WE’RE STATING the bleeding obvious when we say 4x4 dual-cab utes present a fairly formidable case when it comes to touring.
A ute’s inherent high load capacity combines with a spacious rear tray to allow you to customise a loading system that will perfectly suit your type of touring. In among all the facts and figures such as tray length, tray width, tray height and overall volume (without canopy), a lesser-known component that plays an important role are the anchor points in the tray. They’re simple, but some ute manufacturers seem to have forgotten the simple role they play.
There’s a big clue in the terms ‘tie-down’ and ‘anchor point’; the most effective way to secure a load is to use a low-set anchor point to tie it down to an anchor point in the back of your ute. In terms of the most effective, ideally you want your anchor points to be substantial – and metal – in construction, and also rated to hold a certain ‘lashing weight’.
Forget those flimsy nylon/plastic anchor points you see in the back of SUVs, wagons and, scarily, even some 4x4s, as they will hold minimal tension and struggle to restrain a load in the instance of an accident, resulting in potential passenger injury and a loss of load/gear.
Interestingly, 4x4 ute manufacturers can’t seem to reach general consensus on the best location for an anchor point. This is odd considering a ute’s DNA; that is, a commercial vehicle designed for lugging a load safely.
Every trucky, transport driver or courier knows that the best way to secure a load is to anchor the restraining strap/rope down as low as possible, thus ensuring any vertical movement of the load is minimised, no matter how hard the force applied. The other reason behind the seemingly haphazard fitment of anchor points is that perhaps manufacturers know the majority of ute owners will fit their own.
On a recent multiple-vehicle 4x4 ute towing comparison, 4X4 Australia took another peek into various ute trays and found a number of interpretations of what, to manufacturers, constitutes a suitable load anchor point.
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Mercedes-Benz’s new X-Class borrows heavily from its Nissan Navara donor vehicle and, as a result, includes Nissan’s oft-lauded Utili-Track system, where the anchor points are up high on the tray’s long sides and can slide horizontally along this plane according to what size the item is that needs securing.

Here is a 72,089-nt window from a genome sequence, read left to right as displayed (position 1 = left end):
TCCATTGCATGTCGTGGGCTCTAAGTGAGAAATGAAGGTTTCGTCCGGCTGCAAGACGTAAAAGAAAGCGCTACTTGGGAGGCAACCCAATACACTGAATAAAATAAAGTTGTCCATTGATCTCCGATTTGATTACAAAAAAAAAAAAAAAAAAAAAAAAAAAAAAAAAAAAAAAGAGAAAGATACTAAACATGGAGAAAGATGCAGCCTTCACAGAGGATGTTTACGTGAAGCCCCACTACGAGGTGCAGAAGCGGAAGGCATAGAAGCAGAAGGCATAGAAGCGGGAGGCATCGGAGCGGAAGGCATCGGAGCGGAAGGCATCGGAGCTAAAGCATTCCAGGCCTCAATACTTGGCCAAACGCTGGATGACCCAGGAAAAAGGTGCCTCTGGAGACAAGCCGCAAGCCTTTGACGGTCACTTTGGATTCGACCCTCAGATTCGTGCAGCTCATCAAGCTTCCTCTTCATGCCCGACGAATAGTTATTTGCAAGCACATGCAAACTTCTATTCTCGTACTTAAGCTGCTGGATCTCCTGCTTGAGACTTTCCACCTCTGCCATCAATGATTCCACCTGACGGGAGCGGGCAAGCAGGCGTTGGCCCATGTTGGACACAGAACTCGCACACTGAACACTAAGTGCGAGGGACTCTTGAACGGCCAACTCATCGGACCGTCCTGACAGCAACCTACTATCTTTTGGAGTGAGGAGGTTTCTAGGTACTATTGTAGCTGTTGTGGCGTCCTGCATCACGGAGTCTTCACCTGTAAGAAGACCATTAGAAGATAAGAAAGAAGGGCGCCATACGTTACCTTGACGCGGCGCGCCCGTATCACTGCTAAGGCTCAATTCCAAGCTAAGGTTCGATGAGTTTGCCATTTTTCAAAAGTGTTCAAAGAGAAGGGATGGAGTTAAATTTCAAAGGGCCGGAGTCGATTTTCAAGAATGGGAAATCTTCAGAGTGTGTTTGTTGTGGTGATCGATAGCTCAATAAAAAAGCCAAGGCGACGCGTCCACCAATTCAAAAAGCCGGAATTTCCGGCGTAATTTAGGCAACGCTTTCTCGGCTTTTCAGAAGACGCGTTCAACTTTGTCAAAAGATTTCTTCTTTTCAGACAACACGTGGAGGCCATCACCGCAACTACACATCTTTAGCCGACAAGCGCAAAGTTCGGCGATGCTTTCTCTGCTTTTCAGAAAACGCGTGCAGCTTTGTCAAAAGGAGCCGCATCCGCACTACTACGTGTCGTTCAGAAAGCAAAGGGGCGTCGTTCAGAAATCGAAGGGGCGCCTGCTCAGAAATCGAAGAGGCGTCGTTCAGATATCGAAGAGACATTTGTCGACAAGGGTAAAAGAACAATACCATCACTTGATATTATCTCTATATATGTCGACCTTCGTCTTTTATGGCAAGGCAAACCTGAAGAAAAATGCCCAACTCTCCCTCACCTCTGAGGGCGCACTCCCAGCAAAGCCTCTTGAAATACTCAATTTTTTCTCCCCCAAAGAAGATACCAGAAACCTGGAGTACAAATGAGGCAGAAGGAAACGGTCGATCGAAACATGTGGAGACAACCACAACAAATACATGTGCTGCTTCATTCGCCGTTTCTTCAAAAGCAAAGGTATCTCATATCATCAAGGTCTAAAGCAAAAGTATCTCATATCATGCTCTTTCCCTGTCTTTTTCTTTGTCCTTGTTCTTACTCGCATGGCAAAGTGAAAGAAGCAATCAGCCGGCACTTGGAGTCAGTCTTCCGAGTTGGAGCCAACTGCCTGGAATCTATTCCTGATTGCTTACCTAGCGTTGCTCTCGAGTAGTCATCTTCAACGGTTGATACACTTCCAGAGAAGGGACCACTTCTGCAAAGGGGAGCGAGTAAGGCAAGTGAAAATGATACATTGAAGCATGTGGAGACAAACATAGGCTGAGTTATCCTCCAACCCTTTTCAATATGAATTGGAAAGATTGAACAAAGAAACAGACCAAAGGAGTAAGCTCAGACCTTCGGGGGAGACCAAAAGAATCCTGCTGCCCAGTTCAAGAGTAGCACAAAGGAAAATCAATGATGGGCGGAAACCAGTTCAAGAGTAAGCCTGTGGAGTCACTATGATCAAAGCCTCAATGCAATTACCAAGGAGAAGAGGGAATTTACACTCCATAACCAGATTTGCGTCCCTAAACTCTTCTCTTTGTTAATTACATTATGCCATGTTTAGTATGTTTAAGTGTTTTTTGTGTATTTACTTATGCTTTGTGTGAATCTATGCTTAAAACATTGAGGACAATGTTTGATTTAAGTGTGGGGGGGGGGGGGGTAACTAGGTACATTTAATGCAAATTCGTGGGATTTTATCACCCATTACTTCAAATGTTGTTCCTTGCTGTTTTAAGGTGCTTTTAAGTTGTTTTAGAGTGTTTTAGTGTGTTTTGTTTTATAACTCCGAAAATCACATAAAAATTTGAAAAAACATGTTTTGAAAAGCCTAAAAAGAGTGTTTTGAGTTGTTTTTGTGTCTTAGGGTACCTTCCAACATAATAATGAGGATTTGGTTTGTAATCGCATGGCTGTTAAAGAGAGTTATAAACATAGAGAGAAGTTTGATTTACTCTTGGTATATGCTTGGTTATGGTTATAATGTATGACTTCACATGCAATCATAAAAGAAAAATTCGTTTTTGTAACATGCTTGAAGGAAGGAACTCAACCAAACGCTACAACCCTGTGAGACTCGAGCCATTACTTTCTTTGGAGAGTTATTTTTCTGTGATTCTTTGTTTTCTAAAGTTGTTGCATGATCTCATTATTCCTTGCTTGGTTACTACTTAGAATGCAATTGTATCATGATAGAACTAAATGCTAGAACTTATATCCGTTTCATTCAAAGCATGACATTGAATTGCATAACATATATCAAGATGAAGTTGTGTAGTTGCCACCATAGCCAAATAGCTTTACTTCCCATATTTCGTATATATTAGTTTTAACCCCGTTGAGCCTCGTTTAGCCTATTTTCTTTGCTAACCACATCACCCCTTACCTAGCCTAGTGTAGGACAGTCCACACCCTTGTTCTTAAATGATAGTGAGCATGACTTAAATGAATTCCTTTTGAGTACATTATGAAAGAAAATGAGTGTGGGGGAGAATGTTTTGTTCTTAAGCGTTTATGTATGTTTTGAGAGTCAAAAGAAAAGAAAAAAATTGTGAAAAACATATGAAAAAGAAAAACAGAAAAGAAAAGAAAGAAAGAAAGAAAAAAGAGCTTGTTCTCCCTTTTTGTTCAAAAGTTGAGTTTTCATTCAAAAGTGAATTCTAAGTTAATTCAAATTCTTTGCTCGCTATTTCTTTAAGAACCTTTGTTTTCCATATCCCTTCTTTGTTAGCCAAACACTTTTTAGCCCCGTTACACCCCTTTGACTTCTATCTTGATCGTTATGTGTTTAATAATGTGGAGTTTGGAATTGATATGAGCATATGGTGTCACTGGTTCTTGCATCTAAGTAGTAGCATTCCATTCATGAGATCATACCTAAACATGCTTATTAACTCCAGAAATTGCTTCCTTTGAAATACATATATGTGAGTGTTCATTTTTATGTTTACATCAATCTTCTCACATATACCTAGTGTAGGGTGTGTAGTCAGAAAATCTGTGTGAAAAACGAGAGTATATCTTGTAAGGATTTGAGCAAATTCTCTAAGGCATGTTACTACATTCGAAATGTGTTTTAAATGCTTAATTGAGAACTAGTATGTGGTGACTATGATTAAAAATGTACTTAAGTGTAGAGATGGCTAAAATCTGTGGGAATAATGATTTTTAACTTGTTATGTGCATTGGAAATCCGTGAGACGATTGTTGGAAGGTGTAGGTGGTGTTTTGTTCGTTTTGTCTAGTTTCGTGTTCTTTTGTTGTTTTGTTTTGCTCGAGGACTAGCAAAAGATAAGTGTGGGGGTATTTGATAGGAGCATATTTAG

Picture: Mercedes-Benz X-Class Utili-Track system
That’s nifty ’n’ all, but the anchor point is a bit high for items such as fridge/freezers, bags, hard cases, jerry cans, etc., meaning there is potential for the load to shift around and potentially work its way loose as the bottom/base of it is not effectively ‘tied down’ to the tray floor. You can, of course, still secure gear relatively effectively with higher-positioned anchor points, but it may mean a more complex arrangement with the straps – and it still might not work with certain items.
Ford’s Ranger has four small anchor points, with two set vertically at the back-end of the tray in the space between the tailgate and the side. The hooks are about a quarter of the way up the tray side, so still too high for an effective tie-down. As the other two hooks are located at the front of the tray, they are miles away from the ones at the rear.
Plus, they’re halfway up the cab wall and facing each other, making them less effective due to the resultant ‘pulling’ of the tightened ratchet strap having the potential to make the secured item top-heavy and at risk of tilting forward.
The Holden Colorado and Isuzu D-Max share the same anchor point design and location as the Ford Ranger and its Mazda BT-50 twin. The anchor point eyelets aren’t particularly sizeable on this quartet, making it very difficult, if not impossible, for those who use wider ratchet straps – they simply may not be able to push the webbing through without folding it in half and thus impeding effective function of the ratchet strap.
The Volkswagen Amarok Ultimate 580 was the only ute that possessed tie-down anchor points in our (and most others’) preferred location: the tray floor. Again, the Amarok only had four, but all four anchor rings were larger and beefier in construction and bolted through, firstly, a metal plate and then the tray liner into the tray itself.
Picture: Volkswagen Amarok tie-down anchor points
The larger rings mean you can use nearly any popular heavy-duty ratchet strap without having to fold it, thus keeping its working load rating at optimum levels. It also means you can actually tie ‘downwards’, which is itself easier while offering better load security.
Of course, for the serious 4x4 ute-based tourer the best option is to simply forget about the factory-supplied anchor points and fit rated anchor points that have a ‘lashing rating’ as well as a ‘break rating’.
This allows for full personalisation of your ute tray as you can affix them where they are most effective in relation to how you carry gear. As we know, every ute-based tourer’s needs are different; some prefer to keep gear up top, others fit a canopy and drawer system, while others may use two or three hard cases on the tray floor, with a rack system above that can be easily removed when not needed so you can still use the full tray-space if needed.
We reckon these are nearly a must-fit for 4x4 utes – for minimal cost. If you want to make it even cheaper, charge those mates of yours who are always borrowing your ute to move furniture or trail bikes a small fee and you’ll cover the cost of fitting properly rated anchor points in no time.